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Enrique Dupuy de Lôme Chávarri, International Consolidated Airlines Group, S.A. - CFO [64]

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No. Just because the way the net financial expenses are going to be reallocated, EBITDA is going to be higher figure, okay?

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Andrew Lobbenberg, HSBC, Research Division - Head of the European Transport Team [65]

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(inaudible).

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Enrique Dupuy de Lôme Chávarri, International Consolidated Airlines Group, S.A. - CFO [66]

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Yes, yes. And then yes, but apart from that, we'll be having a reduction of about EUR 100 million in terms of net CapEx as well. And we're having other pension fund-related payments that we did in '18 and that --we're not going to be repeating in '19. So at the end of the day, we are foreseeing improvement in free cash flow in the range of EUR 200 million.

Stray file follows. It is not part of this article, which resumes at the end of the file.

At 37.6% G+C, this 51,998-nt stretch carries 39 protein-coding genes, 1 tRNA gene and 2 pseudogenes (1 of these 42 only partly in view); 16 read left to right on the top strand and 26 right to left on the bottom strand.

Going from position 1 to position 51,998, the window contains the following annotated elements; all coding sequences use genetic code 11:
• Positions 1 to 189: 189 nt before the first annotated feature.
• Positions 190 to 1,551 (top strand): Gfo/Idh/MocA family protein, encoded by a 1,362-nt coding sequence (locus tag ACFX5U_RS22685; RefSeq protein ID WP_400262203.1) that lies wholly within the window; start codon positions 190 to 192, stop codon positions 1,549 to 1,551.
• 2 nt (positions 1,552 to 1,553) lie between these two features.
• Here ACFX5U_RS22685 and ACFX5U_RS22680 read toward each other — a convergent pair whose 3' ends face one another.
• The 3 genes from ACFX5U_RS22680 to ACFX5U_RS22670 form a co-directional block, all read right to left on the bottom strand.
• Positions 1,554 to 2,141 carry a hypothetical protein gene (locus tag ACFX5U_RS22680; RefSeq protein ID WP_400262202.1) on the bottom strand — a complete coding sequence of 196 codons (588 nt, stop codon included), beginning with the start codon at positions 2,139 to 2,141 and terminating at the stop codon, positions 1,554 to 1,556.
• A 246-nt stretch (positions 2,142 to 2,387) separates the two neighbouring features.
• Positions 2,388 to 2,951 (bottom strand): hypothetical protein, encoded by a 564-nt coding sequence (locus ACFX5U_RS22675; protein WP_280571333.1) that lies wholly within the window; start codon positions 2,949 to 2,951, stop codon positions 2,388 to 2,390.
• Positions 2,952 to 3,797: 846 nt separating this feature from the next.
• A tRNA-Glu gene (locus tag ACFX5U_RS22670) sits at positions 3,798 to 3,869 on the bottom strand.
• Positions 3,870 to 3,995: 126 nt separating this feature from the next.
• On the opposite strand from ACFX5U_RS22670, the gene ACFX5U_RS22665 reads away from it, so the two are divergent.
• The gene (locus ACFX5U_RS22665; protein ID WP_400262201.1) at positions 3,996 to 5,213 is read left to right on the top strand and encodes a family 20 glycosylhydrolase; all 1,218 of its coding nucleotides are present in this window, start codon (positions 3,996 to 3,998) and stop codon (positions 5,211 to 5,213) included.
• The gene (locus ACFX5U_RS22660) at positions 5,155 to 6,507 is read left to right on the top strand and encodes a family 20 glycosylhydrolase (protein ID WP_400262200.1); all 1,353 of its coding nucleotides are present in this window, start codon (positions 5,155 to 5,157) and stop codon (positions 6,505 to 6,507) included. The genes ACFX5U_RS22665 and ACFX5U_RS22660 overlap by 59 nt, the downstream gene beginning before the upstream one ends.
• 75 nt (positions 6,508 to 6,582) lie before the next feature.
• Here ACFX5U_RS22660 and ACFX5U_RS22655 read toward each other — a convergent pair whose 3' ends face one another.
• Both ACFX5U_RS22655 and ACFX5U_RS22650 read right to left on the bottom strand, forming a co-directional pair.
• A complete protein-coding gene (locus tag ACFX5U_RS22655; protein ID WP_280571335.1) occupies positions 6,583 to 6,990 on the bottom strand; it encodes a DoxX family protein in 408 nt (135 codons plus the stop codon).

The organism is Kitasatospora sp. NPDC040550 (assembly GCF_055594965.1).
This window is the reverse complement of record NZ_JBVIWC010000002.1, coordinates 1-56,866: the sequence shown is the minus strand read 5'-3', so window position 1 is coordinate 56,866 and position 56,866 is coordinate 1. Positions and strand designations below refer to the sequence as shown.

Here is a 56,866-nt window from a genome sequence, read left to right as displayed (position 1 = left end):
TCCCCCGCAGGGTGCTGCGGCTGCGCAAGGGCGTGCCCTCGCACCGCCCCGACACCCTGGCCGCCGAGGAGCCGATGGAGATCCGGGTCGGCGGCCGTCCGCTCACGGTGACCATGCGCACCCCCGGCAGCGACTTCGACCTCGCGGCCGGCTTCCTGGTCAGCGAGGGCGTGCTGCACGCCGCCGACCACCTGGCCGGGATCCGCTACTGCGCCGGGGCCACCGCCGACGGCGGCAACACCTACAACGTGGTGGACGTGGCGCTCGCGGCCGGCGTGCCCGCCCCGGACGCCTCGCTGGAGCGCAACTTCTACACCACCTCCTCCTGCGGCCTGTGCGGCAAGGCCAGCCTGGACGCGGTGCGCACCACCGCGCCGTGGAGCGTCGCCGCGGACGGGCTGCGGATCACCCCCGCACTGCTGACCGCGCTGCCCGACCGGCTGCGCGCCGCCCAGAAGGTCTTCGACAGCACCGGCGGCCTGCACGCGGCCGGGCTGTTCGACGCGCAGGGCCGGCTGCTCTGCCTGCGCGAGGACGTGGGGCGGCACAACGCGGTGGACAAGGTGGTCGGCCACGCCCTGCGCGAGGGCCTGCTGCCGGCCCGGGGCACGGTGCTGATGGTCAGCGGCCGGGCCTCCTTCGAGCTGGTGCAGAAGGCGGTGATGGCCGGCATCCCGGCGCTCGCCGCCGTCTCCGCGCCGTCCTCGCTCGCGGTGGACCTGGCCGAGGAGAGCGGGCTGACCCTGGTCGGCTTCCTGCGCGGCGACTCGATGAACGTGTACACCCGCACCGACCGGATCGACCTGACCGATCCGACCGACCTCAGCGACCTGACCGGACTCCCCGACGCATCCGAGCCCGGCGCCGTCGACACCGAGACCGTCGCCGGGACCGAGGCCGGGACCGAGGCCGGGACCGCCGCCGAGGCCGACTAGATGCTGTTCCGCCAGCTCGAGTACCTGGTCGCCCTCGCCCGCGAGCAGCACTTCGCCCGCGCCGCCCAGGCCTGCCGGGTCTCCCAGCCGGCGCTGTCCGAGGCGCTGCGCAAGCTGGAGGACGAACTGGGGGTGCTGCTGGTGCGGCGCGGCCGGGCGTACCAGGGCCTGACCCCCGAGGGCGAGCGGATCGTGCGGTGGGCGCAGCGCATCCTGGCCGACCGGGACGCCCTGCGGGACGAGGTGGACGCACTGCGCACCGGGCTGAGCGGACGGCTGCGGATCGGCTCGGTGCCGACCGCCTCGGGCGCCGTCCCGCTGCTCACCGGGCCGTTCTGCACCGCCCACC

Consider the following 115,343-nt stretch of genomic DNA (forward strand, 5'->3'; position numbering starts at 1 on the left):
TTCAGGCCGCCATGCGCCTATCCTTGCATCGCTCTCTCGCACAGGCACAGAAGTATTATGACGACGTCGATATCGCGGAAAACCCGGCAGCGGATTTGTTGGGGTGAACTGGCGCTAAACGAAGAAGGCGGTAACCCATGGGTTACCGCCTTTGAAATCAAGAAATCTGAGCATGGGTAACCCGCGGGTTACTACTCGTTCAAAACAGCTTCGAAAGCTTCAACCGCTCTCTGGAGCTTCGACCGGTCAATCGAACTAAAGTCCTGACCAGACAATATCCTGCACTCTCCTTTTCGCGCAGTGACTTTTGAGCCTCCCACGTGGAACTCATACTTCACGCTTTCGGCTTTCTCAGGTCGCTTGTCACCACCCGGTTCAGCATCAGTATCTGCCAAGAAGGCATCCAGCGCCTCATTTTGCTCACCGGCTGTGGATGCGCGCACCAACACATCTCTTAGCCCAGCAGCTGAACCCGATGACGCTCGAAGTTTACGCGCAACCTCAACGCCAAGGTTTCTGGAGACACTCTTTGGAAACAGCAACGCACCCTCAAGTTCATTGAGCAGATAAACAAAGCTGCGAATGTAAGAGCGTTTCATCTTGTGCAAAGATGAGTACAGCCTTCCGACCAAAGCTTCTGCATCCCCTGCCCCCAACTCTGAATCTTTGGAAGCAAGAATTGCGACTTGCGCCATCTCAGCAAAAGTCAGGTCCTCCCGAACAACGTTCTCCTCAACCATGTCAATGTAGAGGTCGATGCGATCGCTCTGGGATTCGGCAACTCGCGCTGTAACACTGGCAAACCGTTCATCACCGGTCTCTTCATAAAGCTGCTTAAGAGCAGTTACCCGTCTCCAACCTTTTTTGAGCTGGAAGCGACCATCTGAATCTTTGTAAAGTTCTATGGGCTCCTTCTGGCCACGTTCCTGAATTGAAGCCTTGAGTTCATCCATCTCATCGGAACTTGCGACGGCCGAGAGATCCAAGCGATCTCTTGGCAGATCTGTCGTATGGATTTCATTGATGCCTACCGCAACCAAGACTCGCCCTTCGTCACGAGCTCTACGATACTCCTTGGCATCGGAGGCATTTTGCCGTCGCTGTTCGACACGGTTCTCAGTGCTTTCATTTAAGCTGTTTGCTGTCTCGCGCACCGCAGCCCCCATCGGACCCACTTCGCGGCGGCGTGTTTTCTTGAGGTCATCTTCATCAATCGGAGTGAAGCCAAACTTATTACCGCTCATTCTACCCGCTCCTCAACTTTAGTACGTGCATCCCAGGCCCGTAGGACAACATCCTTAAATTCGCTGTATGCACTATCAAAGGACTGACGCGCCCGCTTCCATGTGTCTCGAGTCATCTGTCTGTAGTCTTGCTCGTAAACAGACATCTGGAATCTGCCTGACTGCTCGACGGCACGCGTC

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Andrew James Light, International Consolidated Airlines Group, S.A. - Head of IR [67]

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Okay, thanks very much. Thanks, everybody.

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William Matthew Walsh, International Consolidated Airlines Group, S.A. - CEO & Executive Director [68]

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Okay, yes, just thank you again.